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Tools for processing AWS detailed billing reports

Project Description

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details

Utilities to process AWS detailed billing reports.

Installation

The easiest way to install details is by using pip:

$ pip install details

Backgroud

The details package parses the detailed billing reports produced by AWS. You can find out more about these reports and how to enable them for your AWS accounts [here](http://docs.aws.amazon.com/awsaccountbilling/latest/aboutv2/detailed-billing-reports.html). All testing thus far has been done using the Detailed billing report with resources and tags but the code should work with any detailed billing report.

Once you have enabled detailed billing on your accounts, AWS will begin to save these CSV reports in the S3 bucket you have configured. The details library assumes you have copied the reports from S3 to your local file system and uncompressed them if necessary. The [AWS CLI](https://aws.amazon.com/cli) is a good way to copy the files from S3.

The detailed billing files contain a row (a line item) for every charge on an account with hourly granularity. These files can get huge. These tools currently load an entire months worth of data into memory so if you have a really large bill this could become impractical. However, it has been demonstrated to work reasonably well on detailed billing reports containing millions of line item records.

Usage

Once you have a detailed billing CSV file available locally, you can load the file into details like this:

>>> import details
>>> total = details.load('../../bills/123456789012-aws-billing-detailed...')

The variable costs now points to a Cost object which contains all of the line item data for the entire billing file. Note that depending on the size of your detailed billing report, this operation can take some time.

Now that you have the Cost object, you can start by asking it for the total cost of the detailed billing report:

>>> total.cost
Decimal('1035.7549984289')
>>>

This number should match (or very nearly match, there are some rounding errors at times) the total on your bill. The other thing to note is that the value returned is a Python Decimal number. The Decimal type is used to avoid any further rounding errors within the details package. You can use these Decimal numbers as you would normal ints or floats. Checkout [this](https://docs.python.org/2/library/decimal.html) for more details on the Decimal type.

In addition to telling you the total cost, the Cost object has a few other useful methods.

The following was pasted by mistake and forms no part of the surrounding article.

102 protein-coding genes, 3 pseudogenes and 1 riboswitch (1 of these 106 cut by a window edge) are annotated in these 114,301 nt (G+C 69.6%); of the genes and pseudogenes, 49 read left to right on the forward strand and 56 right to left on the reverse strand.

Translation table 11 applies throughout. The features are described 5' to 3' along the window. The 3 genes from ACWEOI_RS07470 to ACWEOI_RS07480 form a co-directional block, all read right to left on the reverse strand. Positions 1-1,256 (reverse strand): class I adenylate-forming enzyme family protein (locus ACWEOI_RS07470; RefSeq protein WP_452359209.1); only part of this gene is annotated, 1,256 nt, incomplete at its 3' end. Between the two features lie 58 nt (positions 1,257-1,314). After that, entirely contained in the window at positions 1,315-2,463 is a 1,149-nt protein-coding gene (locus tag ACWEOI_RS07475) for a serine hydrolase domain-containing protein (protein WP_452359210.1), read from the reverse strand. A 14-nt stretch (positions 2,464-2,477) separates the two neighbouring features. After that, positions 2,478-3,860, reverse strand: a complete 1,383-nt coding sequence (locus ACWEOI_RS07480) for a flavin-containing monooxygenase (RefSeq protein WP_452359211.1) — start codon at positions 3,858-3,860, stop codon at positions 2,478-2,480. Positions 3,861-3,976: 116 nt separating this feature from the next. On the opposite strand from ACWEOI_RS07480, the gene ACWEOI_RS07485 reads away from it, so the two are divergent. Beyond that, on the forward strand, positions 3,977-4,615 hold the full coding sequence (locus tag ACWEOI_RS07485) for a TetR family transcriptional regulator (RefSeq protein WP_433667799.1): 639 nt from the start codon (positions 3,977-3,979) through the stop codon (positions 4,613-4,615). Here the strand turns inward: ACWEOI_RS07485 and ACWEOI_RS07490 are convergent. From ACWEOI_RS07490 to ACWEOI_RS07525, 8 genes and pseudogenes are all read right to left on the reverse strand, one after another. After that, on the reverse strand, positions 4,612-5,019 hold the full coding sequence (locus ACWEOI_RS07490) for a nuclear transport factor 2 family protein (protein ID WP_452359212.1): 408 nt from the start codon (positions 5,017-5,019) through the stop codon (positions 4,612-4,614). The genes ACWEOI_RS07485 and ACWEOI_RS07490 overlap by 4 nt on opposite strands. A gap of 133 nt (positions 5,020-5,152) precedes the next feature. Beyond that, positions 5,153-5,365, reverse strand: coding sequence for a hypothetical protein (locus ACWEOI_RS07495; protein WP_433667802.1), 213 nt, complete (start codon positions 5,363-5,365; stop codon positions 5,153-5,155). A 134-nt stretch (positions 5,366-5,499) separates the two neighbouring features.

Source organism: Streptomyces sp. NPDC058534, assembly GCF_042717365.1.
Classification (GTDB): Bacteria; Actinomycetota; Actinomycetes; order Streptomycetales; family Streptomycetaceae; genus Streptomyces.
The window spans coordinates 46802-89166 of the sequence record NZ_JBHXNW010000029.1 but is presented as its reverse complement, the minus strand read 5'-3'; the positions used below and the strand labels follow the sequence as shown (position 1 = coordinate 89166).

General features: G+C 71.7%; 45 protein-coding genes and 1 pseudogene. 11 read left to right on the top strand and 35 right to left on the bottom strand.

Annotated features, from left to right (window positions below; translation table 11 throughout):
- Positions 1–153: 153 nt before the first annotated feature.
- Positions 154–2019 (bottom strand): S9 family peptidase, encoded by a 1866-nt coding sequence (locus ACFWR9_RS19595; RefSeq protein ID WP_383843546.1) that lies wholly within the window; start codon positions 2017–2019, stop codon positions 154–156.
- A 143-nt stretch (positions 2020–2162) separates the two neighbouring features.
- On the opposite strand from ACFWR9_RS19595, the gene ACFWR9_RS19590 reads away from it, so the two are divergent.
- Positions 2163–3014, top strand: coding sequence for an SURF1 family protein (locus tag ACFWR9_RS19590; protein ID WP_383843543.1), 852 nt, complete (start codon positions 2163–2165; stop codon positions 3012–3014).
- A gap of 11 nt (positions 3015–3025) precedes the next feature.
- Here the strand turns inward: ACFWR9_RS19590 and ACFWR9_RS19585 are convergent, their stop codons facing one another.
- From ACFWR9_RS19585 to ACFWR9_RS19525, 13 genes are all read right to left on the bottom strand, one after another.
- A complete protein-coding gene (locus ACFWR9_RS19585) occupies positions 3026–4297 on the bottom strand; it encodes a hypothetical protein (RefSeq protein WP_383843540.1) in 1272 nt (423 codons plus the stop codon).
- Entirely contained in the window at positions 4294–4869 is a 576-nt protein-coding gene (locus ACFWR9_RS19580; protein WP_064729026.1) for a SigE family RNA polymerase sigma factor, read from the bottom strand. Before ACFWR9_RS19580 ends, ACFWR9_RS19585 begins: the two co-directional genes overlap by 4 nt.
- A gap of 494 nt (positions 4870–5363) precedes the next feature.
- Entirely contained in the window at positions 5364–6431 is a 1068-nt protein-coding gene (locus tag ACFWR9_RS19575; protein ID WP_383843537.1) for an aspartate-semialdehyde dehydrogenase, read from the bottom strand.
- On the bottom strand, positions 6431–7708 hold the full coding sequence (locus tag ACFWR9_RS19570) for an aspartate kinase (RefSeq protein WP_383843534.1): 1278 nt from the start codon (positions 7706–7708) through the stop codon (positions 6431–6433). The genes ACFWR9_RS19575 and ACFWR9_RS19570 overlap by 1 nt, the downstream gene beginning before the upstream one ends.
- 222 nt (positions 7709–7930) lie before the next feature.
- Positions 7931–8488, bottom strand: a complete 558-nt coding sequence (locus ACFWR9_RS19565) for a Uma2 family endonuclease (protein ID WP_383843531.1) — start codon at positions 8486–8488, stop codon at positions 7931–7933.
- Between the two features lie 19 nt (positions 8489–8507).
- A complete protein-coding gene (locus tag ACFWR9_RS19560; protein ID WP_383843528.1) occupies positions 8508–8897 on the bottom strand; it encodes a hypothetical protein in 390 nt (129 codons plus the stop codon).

To find all of the columns in CSV data:

>>> total.columns
['InvoiceID',
 'PayerAccountId',
 'LinkedAccountId',
 'RecordType',
 'RecordId',
 'ProductName',
 'RateId',
 'SubscriptionId',
 'PricingPlanId',
 'UsageType',
 'Operation',
 'AvailabilityZone',
 'ReservedInstance',
 'ItemDescription',
 'UsageStartDate',
 'UsageEndDate',
 'UsageQuantity',
 'BlendedRate',
 'BlendedCost',
 'UnBlendedRate',
 'UnBlendedCost',
 'ResourceId',
 'user:Name',
 'user:Role']

To find all possible values found within a particular column:

>>> total.values('ProductName')
['Amazon Simple Storage Service',
 'Amazon DynamoDB',
 'Amazon Route 53',
 'Route 53 Domain Registration Service',
 'AWS Data Pipeline',
 'Amazon Elastic MapReduce',
 'Amazon RDS Service',
 'Amazon Zocalo',
 'Amazon Simple Queue Service',
 'AWS Support (Business)',
 'Amazon Simple Notification Service',
 'Amazon CloudFront',
 'AWS Support (Developer)',
 'Amazon WorkSpaces',
 'Amazon Redshift',
 'Amazon Elastic Compute Cloud',
 'Amazon ElastiCache',
 'Amazon Kinesis',
 'Amazon CloudSearch',
 'Amazon SimpleDB',
 'Amazon Simple Email Service']

This list will include only the services that actually were used within this account.

If this report was for a consolidated account, you could find all of the accounts contained within this report like this:

>>> total.values('LinkedAccountId')
['012345678901',
 '123456789012']
>>>

The above total represents all of the costs for all services within this account. What if you wanted to find the costs just for the EC2 service? To do this, use the filter method. It takes a list of filters where each filter consists of a column name and a regular expression. Each value in that column name is compared to the regular expression and if it matches it is collected and returned with all of the other matches in another Costs object.

>>> ec2 = total.filter([('ProductName', '.*Compute Cloud.*')])
>>> ec2.cost
Decimal('315.88505363')
>>>

So the total cost for EC2 in this account was $315.89. However, if you compare that to your bill you will probably find that it doesn’t match. The reason (probably) is that this number includes all Data Transfer charges incurred as part of the EC2 usage but your monthly bill breaks data transfer out as a separate line item. To break out the data transfer costs:

>>> data_transfer = ec2.filter([('UsageType', '.*DataTransfer.*')])
>>> data_transfer.cost
Decimal('35.45916220')
>>>

So, if you subtract the data transfer costs from the EC2 costs you should see the number on your bill.

Release History

Release History

This version
History Node

0.2.0

History Node

0.1.0

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File Name & Checksum SHA256 Checksum Help Version File Type Upload Date
details-0.2.0.tar.gz (11.8 kB) Copy SHA256 Checksum SHA256 Source Oct 14, 2014

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